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the art of hanging art

Art comes in many different forms and mediums, and we are blessed to be surrounded by it. It can be inspiring, uplifting and set a tone for the spaces you are in. Do you ever look at a wall and notice that there is something doesn’t look right, when you should be looking at the art on the wall? Do you ever notice when art work is hung too high, too low or just off? We hate to be the bearer of bad new, however there is such a thing as hanging art wrong and when it is, it can really stand out. The good news is, we can give some simple tips and tricks to help you dodge those mistakes and really make your art work stand out and speak for itself.


There is art to hanging art, so let’s get to it! Let’s start with the plan, because every good mission has a plan, right?!


1. Lay it out…literally on the floor with ideal spacing. This helps you see it as a whole before you are committed with holes in your wall.


2. Take paper (paper bags, wrapping paper, craft paper) and cut it to the same size as the overall frame and art work. Use painters’ tape and start with your main piece on the wall. Work around and outward from that piece. This allows you to move it around, stand back and look at it. You don’t have to damage the wall before knowing if you love it or hate it.


3. There are so many different combinations for layouts. There is no wrong layout, some like balance, some like odd numbers verses even, and sometimes having all pieces different sizes and shapes pushes you think outside your layout box. Take these layouts for starters.


4. Next let’s move onto getting it on the wall!


There are so many neat little gadgets, or maybe you use the old school tape measure and pencil, or have you ever thought of using tooth paste so it will disappear? Here are the tips and tricks to each….


Gadgets & Gizmos | Sometimes all you need is a simple way to hang the art. Take this idea for example. Start by placing a tack or nail on paper, and place it in the tooth hook. As you go to hang the art, simply press on your artwork to mark the spot. Then slid the art up and off the paper, leaving the tack in the wall with the paper. This works best for single hooks.


Levels | Level that art as no one needs a learning tower of Pisa on their wall, ha! If you work bottom up, it is easier to set on top of your art like you see below.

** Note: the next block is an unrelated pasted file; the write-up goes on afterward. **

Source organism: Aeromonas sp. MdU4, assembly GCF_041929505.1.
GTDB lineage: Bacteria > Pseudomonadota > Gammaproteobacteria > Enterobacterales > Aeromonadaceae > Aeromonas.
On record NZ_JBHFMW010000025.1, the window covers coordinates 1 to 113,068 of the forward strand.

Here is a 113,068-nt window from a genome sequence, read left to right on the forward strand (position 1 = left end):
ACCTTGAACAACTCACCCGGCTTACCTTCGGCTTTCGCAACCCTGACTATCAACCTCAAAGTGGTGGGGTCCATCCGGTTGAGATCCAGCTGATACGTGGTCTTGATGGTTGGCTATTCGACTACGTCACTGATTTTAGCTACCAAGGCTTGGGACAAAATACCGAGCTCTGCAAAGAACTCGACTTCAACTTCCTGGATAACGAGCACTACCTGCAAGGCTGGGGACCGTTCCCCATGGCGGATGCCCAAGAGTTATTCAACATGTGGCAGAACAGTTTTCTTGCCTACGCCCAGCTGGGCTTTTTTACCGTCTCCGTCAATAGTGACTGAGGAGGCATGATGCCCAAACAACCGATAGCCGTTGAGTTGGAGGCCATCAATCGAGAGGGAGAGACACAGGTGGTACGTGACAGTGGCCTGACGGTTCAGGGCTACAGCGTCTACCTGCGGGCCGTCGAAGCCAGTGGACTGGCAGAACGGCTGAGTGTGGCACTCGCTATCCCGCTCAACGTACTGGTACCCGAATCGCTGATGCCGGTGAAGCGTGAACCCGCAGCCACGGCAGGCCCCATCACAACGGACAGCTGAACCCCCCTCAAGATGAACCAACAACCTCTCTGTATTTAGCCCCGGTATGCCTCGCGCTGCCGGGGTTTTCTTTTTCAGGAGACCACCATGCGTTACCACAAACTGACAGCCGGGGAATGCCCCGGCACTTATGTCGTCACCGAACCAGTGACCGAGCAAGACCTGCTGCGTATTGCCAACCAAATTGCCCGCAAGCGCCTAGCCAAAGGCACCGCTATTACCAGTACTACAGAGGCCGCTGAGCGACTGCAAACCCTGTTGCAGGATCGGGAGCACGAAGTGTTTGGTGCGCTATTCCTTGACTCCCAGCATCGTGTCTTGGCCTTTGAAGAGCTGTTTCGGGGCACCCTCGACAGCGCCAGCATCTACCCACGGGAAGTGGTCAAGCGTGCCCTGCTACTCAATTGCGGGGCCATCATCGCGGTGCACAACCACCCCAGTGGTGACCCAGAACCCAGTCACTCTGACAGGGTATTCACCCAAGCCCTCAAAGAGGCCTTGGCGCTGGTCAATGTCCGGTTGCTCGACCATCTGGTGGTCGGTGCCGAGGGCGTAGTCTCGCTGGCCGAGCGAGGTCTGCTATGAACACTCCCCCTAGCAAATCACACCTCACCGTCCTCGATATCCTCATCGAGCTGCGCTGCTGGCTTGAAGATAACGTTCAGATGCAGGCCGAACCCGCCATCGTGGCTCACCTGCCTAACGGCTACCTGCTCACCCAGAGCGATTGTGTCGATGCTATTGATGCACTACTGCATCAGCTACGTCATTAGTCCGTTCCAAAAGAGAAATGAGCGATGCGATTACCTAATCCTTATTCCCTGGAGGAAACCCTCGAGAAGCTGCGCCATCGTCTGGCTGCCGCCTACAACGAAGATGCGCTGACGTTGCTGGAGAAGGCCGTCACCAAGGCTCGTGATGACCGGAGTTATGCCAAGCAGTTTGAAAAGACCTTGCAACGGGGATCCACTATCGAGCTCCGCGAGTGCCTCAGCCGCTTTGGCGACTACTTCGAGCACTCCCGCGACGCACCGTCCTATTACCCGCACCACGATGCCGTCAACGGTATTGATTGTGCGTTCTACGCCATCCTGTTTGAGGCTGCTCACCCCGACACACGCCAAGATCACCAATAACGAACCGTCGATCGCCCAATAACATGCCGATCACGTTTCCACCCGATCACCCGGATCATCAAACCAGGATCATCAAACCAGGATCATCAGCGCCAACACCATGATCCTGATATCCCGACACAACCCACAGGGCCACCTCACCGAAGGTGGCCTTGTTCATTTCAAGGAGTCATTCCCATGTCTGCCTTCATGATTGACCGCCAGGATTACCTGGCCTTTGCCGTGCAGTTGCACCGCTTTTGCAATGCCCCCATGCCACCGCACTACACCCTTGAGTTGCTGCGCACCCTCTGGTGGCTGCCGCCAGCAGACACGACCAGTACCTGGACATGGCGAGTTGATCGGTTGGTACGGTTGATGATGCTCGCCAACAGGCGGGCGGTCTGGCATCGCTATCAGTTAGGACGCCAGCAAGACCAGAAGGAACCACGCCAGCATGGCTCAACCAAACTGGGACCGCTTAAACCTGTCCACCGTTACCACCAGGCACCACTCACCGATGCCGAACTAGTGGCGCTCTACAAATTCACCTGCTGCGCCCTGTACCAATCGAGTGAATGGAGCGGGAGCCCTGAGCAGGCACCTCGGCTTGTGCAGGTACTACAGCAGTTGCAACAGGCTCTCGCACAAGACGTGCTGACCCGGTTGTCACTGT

Tape measure + pencil | We have no shame in the old school game. However, a major time saver would be to combine these with a laser! Make sure you are measuring with the hooks fully extended as if it was hung on the wall.


Tooth paste | You heard it right… toothpaste! Just a dab will do the trick! Put a tiny bit on the back hook, and as you hold the art up to the wall it will leave the dab on the wall. This helps greatly with spacing when there is multiple hooks. The key is to make sure you use your level or laser once you have the paste on the wall. The neat trick is that it will be easy to wipe off, and depending on the tooth paste you use, it disappears once it dries.


5. Understanding how much, how high and for what space? Here are some key tips and tricks for hanging art in your spaces.


How far above floor?

This is where art goes wrong most of the time as it is hung too high. When by its self on a wall, hang it at eye level to the center of the picture which is typically between 56-60” from the floor. When hanging one directly above another, treat two art pieces as one large picture with the center point between them being 56 – 60″ from the floor.


How many inches to hang above bed?

When hanging artwork above a bed or other piece of furniture, leave 5 – 9″ of space between the top of the furniture piece and the bottom of the frame. This rule of thumb can be used for hanging art over a console or chest of drawers as well as a sofa or headboard.


How far apart when doing a gallery?

You should use anywhere between 1-3” between pieces when composing a gallery wall. Smaller pieces should be closer and larger pieces should have larger spacing… the key when spacing is keeping the scale of art appropriate to the scale of spacing.


Layering with hanging art

We are big fans of layering of anything… so when it comes to an area like mantles, you might hang some in combination with leaning or stacking. Making sure you see enough art like a mirror in the background and other art, keeping the texture in front will make it pop. Keep in mind to use the rule of thirds (or less) where you only cover a third of the art that is behind others.


There are so many spaces where art can go and it make a huge statement of the space. Getting the plan figured out will assure that you are doing it right! And always remember...... "art is not what you see, but what you make others see" - Edgar Degans.



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